From the very beginning, the aim of the German government was to ensure that all 350,000 refugees it had taken in would return home. This policy was grounded in Germany’s situation as a country of asylum. Many factors contributed to the large number of refugees seeking asy-lum in Germany in the early 1990s: On the one hand, the breakdown of the Soviet block meant that many people from the former socialist countries sought a better future in the West, and being on the eastern edge of the then European Community made Germany the first port of entry. Other humanitarian crisis areas like Turkey, Iraq, Iran, Sri Lanka and Afghanistan were also sources of a constant flow of refugees. 

The restrictive Duldung status was imposed on the refugees from Bosnia for several reasons: Firstly, the government wanted to set an example in order to discourage other refugees and asylum seekers from choosing Germany as a destination. The shift to a tougher policy was a signal aimed both at potential refugees in their countries of origin and at appeasing what the government then saw as the German public’s fear of their country being overwhelmed by mi-grants. In the early 1990s there had been several racially motivated attacks on foreigner’s homes, mostly in Eastern Germany. Though these attacks were followed by impressive dem-onstrations of solidarity with the victims by the German populace, they had a strong influence on the government’s perception of the German public’s stance on foreigners. Secondly, in view of the integration problem facing other migrant groups in Germany particularly the Turks, the German authorities were no doubt cowed at the prospect of taking responsibility for the integration of another large migrant group. Thirdly, Germany was still dealing with problems stemming from unification, paramount among which was the unemployment rate and there was a fear that allowing so many refugees to find work would deprive ordinary Germans of jobs. 

Unlike in Austria where the integration of refugees was a government priority, the German government’s adamant belief that all refugees should return once the war ended led them to house these refugees in special isolated complexes. These included containers, former army barracks and sometimes blocks of flats. In all cases, though, families and people unknown to each other shared rooms, showers and other amenities. This system of centralized housing contributed to isolating the refugee population from ordinary Germans. On the other hand, in Austria the refugees were housed in a decentralized manner all around the country, which led to much smoother integration.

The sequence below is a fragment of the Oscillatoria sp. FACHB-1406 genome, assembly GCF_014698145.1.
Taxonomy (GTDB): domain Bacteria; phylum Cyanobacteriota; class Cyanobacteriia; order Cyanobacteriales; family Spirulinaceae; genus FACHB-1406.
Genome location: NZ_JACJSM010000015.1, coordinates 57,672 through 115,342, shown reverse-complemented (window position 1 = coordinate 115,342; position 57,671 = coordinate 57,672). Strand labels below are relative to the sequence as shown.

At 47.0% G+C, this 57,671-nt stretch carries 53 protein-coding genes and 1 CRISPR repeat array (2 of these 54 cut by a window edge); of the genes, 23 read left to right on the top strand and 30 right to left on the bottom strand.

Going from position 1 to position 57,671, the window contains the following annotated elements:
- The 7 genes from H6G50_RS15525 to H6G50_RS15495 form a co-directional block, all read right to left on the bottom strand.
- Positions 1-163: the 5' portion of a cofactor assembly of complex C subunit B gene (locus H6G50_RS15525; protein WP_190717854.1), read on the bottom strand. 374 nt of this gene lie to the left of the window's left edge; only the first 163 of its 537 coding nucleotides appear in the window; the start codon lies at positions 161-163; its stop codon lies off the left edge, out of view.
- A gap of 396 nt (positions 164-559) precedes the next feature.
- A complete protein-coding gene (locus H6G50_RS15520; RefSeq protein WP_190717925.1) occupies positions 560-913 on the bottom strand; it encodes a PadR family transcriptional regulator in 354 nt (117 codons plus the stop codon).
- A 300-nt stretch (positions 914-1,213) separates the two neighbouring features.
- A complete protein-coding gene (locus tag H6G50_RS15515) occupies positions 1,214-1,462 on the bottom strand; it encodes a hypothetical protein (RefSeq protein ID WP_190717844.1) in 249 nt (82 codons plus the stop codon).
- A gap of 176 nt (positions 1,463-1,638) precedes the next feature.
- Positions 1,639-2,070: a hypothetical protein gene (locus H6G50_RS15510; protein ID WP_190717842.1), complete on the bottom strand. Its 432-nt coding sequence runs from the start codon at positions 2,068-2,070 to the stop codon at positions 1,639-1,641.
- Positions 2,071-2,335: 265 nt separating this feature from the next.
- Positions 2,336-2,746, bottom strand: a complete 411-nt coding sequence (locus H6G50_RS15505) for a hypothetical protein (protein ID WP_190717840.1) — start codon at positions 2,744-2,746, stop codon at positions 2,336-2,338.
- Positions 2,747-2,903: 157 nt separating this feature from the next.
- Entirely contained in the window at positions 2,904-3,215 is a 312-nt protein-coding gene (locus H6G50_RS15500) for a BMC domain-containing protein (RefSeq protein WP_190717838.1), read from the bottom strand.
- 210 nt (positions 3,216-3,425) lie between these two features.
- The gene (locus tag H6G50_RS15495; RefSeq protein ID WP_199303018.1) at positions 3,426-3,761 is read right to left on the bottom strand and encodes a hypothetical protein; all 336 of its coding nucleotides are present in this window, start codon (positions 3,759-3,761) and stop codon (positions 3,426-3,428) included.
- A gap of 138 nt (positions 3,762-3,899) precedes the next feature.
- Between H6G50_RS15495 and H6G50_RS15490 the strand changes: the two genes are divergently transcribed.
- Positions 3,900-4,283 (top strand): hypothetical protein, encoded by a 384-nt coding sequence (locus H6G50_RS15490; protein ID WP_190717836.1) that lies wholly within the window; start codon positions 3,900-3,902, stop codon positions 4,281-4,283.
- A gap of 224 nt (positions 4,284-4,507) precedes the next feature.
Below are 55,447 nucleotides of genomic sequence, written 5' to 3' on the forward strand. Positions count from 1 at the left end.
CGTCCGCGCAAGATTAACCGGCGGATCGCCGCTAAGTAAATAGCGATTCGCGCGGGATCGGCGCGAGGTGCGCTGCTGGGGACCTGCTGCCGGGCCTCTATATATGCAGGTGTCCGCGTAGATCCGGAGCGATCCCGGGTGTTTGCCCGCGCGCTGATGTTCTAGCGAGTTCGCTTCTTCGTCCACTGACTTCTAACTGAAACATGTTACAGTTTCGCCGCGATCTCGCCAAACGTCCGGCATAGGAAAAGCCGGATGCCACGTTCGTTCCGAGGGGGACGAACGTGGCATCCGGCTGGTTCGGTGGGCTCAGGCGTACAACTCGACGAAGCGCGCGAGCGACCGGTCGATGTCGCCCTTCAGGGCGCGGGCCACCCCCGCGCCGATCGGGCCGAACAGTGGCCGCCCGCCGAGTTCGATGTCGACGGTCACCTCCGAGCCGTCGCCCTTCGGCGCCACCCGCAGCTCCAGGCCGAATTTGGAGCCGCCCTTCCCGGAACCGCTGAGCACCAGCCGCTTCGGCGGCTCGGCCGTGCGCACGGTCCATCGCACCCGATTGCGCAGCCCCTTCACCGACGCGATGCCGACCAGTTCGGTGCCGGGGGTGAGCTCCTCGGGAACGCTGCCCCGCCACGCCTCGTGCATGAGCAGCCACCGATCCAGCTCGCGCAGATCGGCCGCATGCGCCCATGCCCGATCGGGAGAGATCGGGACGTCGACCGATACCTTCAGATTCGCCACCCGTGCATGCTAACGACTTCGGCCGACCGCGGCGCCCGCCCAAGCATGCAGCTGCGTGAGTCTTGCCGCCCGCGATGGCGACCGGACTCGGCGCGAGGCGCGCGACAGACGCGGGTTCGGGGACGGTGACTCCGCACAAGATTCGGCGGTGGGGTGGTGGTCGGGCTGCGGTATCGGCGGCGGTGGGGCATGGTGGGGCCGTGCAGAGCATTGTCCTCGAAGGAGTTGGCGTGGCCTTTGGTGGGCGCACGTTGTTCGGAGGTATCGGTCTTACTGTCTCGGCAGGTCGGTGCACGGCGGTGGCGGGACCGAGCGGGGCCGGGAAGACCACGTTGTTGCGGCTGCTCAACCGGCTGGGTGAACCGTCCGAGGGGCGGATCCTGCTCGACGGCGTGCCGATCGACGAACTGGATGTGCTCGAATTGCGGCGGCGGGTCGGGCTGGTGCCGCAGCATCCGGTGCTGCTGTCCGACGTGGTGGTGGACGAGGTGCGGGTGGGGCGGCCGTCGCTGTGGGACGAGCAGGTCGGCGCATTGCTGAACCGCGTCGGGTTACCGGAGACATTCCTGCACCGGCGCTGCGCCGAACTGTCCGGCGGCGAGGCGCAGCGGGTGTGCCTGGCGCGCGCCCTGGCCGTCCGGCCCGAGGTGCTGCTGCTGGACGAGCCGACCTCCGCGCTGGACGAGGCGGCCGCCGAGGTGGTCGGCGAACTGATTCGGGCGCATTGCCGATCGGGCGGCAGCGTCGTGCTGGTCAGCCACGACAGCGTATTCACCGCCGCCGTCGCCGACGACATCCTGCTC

As far as integration into the labor market is concerned, there were also major differences between Germany’s approach and the policies of other European countries: In Austria, Swe-den and the Netherlands, refugees from Bosnia were allowed to find work and become finan-cially independent soon after their arrival. In contrast in Germany refugees were either not allowed to work at all or could do so but only under the precondition that no German citizen could be found to do the same work. In states like Berlin which had a high unemployment rate this policy effectively ensured that most refugees remained unemployed. Few refugees were able to find meaningful work and that too in mostly refugee oriented NGOs. A report by the Berlin based South East Europe Culture association in 2000 showed that only one out 378 Bosnian refugees the association was taking care of at the time had legal work, while all oth-ers were dependent on social welfare. Even if they did find work, refugees were still forced to leave the country once their Duldung status expired, often against the will of their employers. 

This de facto prohibition of work led to a situation where almost all refugees were drawing social welfare money – which gave rise to anti-foreigner populist arguments centered around the belief that refugees were benefiting from Germany’s generous social welfare system with-out contributing to it. Even though in theory refugees were not supposed to work, in practice many of them began to work illegally rather than simply sitting around all day. Consequently, they contributed to the growth of a thriving black labor market with low security and social standards. This situation shows that the argument put forward by German authorities – that refugees should not be allowed to work since they would take away jobs from German citi-zens – was not grounded in sound economic logic. It is needless to say that refugees who live off German tax money and get a second income from illegal work at the same time are even less likely to help foster understanding and support for their cause in German society. Fur-thermore, for those who did not find illegal work, the involuntary idleness became an obstacle to overcoming their war time traumas, a process which could have been eased by the distrac-tion that work offers.

Apart from access to work, access to education is a crucial precondition for successful inte-gration, especially for young refugees. Unfortunately in this regard too German authorities showed a lack of foresight. Though officials claimed that every Bosnian refugee could attend any university in Germany, few if any refugees were able to take advantage of this opportu-nity. The most immediate problem was a lack of access to information. Most refugees were never clearly informed of their rights. In most cases, refugee children under the age of sixteen were automatically put into a Hauptschule - the lowest level of secondary schools that ends after the 10th grade - without a prior check of their school performance. Moreover, even the German institutions, including schools, were often not aware of the refugees’ rights to educa-tion. Instead, they stressed the fact that the obligation to go to school ends at the age of 16 in Germany, and often sent refugee teenagers home after they reached this age.

Germany’s treatment of traumatized refugees was also far from adequate.

Firstly, the refugees could only see German doctors and psychiatrists, since Bosnian doctors were not allowed to practice. The fact that most refugees could not speak German meant that these sessions were of little help to them unless they brought along a translator. In many cases, their own children had to serve as translators since they were the only family members who spoke German (which they learned at school). This meant that the horrors of war that were witnessed by the parents were directly passed down to their children. Moreover, the state authorities did not pay for these sessions and refugees had to find their own funding if they wished to receive trauma treatment.